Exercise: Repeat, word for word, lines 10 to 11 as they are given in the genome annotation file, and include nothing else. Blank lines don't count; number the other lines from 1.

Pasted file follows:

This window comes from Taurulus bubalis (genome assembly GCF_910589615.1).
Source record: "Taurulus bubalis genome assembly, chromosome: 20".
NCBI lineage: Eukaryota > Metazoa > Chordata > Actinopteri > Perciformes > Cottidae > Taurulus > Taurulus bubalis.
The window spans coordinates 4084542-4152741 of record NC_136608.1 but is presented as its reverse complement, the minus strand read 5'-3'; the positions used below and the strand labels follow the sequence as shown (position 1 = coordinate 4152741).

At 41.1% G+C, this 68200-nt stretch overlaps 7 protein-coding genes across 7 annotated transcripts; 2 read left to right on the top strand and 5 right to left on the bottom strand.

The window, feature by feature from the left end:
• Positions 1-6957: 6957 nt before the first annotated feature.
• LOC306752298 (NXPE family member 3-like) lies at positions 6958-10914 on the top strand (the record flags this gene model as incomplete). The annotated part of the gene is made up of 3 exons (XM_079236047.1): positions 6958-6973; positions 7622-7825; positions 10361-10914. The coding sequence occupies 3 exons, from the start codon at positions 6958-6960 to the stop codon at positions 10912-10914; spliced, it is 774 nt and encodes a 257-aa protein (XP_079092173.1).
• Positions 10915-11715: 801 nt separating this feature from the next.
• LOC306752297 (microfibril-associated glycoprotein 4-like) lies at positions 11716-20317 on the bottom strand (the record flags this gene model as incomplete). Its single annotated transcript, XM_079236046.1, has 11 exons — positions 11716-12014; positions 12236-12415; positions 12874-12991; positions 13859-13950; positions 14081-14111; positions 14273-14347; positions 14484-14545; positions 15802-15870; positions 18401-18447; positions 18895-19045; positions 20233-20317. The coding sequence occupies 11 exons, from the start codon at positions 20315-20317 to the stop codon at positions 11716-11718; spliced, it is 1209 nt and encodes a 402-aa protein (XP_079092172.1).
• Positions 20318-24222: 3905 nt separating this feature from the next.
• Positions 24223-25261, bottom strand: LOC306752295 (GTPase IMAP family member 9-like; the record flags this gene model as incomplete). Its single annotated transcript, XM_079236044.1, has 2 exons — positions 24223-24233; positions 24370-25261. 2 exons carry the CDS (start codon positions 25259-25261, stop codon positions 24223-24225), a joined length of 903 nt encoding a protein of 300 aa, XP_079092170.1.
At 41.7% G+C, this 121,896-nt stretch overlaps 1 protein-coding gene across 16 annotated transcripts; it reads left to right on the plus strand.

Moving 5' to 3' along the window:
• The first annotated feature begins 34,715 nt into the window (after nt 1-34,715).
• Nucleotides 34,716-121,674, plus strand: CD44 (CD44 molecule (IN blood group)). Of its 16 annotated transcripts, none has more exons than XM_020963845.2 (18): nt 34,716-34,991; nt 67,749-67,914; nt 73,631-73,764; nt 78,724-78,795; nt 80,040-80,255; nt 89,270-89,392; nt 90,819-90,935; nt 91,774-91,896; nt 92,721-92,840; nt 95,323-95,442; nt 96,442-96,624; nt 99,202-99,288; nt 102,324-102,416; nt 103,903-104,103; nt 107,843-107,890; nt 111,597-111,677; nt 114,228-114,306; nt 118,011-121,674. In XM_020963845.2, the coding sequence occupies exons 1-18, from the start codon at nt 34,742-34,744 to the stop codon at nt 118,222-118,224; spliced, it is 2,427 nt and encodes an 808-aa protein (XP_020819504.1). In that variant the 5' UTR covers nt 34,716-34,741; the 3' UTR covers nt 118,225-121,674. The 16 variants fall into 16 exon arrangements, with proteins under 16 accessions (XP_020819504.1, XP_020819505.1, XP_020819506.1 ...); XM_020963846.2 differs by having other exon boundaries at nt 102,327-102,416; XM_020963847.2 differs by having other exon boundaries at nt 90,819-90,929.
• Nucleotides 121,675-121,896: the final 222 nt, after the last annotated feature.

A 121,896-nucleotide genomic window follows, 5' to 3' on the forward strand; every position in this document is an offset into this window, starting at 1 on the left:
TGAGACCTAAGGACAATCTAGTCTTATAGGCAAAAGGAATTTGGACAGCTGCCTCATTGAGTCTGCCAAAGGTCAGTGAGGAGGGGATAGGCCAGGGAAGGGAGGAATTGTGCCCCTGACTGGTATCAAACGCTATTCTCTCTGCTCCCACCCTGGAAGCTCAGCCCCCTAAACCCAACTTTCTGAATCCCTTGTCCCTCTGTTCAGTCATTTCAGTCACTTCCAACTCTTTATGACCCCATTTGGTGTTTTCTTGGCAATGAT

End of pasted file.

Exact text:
• LOC306752297 (microfibril-associated glycoprotein 4-like) lies at positions 11716-20317 on the bottom strand (the record flags this gene model as incomplete). Its single annotated transcript, XM_079236046.1, has 11 exons — positions 11716-12014; positions 12236-12415; positions 12874-12991; positions 13859-13950; positions 14081-14111; positions 14273-14347; positions 14484-14545; positions 15802-15870; positions 18401-18447; positions 18895-19045; positions 20233-20317. The coding sequence occupies 11 exons, from the start codon at positions 20315-20317 to the stop codon at positions 11716-11718; spliced, it is 1209 nt and encodes a 402-aa protein (XP_079092172.1).
• Positions 20318-24222: 3905 nt separating this feature from the next.